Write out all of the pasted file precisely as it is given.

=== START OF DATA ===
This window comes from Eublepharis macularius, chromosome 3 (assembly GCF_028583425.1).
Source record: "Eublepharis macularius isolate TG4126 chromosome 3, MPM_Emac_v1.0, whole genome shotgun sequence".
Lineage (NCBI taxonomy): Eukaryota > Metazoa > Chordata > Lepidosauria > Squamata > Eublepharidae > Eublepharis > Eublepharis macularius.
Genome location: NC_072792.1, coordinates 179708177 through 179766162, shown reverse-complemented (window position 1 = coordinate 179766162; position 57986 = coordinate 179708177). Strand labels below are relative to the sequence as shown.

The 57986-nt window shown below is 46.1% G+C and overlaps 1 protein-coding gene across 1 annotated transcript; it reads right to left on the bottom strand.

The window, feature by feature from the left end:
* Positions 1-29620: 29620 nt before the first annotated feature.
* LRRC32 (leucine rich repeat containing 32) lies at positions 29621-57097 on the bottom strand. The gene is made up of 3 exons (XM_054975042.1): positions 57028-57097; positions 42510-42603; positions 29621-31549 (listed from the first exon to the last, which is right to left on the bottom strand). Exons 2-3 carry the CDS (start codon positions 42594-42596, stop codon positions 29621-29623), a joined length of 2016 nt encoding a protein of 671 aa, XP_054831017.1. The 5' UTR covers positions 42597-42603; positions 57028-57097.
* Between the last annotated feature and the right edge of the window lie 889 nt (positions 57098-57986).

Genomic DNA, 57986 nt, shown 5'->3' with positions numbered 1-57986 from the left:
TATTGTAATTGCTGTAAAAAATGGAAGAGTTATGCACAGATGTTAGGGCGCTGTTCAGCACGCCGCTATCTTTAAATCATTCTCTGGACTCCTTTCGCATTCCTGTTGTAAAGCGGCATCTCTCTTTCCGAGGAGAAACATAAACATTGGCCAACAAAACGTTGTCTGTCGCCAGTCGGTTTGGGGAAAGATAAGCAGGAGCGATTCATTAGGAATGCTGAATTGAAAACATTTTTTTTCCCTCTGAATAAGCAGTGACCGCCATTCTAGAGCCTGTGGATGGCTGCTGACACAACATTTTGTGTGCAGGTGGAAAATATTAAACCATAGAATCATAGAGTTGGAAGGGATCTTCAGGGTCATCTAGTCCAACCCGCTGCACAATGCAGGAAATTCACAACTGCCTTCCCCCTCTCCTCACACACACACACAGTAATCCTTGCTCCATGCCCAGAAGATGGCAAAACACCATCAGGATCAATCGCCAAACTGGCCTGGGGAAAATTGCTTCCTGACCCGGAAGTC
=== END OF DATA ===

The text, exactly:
This window comes from Eublepharis macularius, chromosome 3 (assembly GCF_028583425.1).
Source record: "Eublepharis macularius isolate TG4126 chromosome 3, MPM_Emac_v1.0, whole genome shotgun sequence".
Lineage (NCBI taxonomy): Eukaryota > Metazoa > Chordata > Lepidosauria > Squamata > Eublepharidae > Eublepharis > Eublepharis macularius.
Genome location: NC_072792.1, coordinates 179708177 through 179766162, shown reverse-complemented (window position 1 = coordinate 179766162; position 57986 = coordinate 179708177). Strand labels below are relative to the sequence as shown.

The 57986-nt window shown below is 46.1% G+C and overlaps 1 protein-coding gene across 1 annotated transcript; it reads right to left on the bottom strand.

The window, feature by feature from the left end:
* Positions 1-29620: 29620 nt before the first annotated feature.
* LRRC32 (leucine rich repeat containing 32) lies at positions 29621-57097 on the bottom strand. The gene is made up of 3 exons (XM_054975042.1): positions 57028-57097; positions 42510-42603; positions 29621-31549 (listed from the first exon to the last, which is right to left on the bottom strand). Exons 2-3 carry the CDS (start codon positions 42594-42596, stop codon positions 29621-29623), a joined length of 2016 nt encoding a protein of 671 aa, XP_054831017.1. The 5' UTR covers positions 42597-42603; positions 57028-57097.
* Between the last annotated feature and the right edge of the window lie 889 nt (positions 57098-57986).

Genomic DNA, 57986 nt, shown 5'->3' with positions numbered 1-57986 from the left:
TATTGTAATTGCTGTAAAAAATGGAAGAGTTATGCACAGATGTTAGGGCGCTGTTCAGCACGCCGCTATCTTTAAATCATTCTCTGGACTCCTTTCGCATTCCTGTTGTAAAGCGGCATCTCTCTTTCCGAGGAGAAACATAAACATTGGCCAACAAAACGTTGTCTGTCGCCAGTCGGTTTGGGGAAAGATAAGCAGGAGCGATTCATTAGGAATGCTGAATTGAAAACATTTTTTTTCCCTCTGAATAAGCAGTGACCGCCATTCTAGAGCCTGTGGATGGCTGCTGACACAACATTTTGTGTGCAGGTGGAAAATATTAAACCATAGAATCATAGAGTTGGAAGGGATCTTCAGGGTCATCTAGTCCAACCCGCTGCACAATGCAGGAAATTCACAACTGCCTTCCCCCTCTCCTCACACACACACACAGTAATCCTTGCTCCATGCCCAGAAGATGGCAAAACACCATCAGGATCAATCGCCAAACTGGCCTGGGGAAAATTGCTTCCTGACCCGGAAGTC